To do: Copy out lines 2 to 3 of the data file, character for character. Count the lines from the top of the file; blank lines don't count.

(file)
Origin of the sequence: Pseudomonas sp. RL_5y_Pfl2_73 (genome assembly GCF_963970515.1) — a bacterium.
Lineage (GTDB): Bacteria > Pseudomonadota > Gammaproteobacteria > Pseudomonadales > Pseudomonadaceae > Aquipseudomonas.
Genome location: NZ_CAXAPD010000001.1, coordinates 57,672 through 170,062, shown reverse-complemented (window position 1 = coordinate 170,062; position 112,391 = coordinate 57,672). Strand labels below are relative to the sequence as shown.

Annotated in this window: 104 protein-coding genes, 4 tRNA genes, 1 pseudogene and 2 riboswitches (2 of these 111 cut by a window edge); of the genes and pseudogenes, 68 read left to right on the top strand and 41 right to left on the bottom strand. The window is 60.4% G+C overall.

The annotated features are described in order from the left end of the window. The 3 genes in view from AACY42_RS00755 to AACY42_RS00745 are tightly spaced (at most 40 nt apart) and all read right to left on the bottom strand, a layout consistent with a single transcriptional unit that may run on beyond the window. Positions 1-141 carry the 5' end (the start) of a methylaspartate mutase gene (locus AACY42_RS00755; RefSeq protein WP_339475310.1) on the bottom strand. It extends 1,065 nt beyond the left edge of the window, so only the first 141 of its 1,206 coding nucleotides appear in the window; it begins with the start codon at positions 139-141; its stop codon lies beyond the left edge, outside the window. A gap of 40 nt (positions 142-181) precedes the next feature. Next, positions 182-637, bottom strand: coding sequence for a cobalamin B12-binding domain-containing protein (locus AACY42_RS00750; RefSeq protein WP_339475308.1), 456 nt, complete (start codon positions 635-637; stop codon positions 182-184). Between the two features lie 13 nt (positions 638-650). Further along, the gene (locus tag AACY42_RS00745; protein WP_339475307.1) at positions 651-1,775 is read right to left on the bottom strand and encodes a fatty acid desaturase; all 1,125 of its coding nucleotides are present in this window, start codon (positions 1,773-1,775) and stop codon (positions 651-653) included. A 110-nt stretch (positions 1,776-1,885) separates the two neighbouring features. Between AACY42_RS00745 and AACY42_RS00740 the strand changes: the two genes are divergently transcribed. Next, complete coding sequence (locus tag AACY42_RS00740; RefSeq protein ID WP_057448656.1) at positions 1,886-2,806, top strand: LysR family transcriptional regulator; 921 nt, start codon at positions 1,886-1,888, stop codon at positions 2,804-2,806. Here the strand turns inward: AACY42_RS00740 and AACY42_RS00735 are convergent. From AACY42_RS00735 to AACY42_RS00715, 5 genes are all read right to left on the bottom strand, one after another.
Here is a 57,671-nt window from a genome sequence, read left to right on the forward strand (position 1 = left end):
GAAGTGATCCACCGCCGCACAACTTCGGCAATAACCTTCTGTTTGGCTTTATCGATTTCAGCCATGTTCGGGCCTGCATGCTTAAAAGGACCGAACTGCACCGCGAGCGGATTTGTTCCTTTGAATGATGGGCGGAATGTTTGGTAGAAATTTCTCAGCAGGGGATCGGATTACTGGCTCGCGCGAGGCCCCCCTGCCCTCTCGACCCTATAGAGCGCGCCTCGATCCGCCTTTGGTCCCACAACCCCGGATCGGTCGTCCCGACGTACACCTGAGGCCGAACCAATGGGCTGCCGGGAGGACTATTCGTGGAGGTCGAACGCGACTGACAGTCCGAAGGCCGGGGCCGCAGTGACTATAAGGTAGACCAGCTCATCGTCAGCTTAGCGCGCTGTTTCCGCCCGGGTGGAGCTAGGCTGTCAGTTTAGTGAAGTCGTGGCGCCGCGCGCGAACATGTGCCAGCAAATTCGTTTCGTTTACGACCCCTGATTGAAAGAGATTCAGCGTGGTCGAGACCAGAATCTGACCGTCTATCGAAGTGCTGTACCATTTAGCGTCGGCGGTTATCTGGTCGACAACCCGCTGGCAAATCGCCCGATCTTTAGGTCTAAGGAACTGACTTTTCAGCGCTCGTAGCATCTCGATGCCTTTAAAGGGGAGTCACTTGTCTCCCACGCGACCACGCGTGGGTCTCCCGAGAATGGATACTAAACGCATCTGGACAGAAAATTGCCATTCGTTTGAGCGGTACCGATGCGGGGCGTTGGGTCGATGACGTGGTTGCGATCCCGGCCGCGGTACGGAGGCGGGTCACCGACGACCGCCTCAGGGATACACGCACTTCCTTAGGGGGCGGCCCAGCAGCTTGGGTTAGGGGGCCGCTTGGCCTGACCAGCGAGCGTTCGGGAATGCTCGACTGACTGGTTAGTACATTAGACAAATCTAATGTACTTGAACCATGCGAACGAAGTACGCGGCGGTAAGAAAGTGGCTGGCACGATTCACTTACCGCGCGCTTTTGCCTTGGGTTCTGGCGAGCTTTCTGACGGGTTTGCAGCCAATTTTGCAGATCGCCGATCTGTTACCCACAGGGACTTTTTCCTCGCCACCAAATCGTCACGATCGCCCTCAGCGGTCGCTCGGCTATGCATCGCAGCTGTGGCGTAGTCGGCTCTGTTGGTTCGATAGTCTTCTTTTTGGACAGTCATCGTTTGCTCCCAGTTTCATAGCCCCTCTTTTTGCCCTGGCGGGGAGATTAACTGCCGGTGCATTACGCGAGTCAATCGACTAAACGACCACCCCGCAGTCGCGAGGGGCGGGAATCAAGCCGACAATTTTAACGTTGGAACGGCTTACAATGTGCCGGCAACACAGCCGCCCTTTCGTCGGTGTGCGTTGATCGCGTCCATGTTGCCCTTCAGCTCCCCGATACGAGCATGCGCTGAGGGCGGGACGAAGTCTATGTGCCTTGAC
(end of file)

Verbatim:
Lineage (GTDB): Bacteria > Pseudomonadota > Gammaproteobacteria > Pseudomonadales > Pseudomonadaceae > Aquipseudomonas.
Genome location: NZ_CAXAPD010000001.1, coordinates 57,672 through 170,062, shown reverse-complemented (window position 1 = coordinate 170,062; position 112,391 = coordinate 57,672). Strand labels below are relative to the sequence as shown.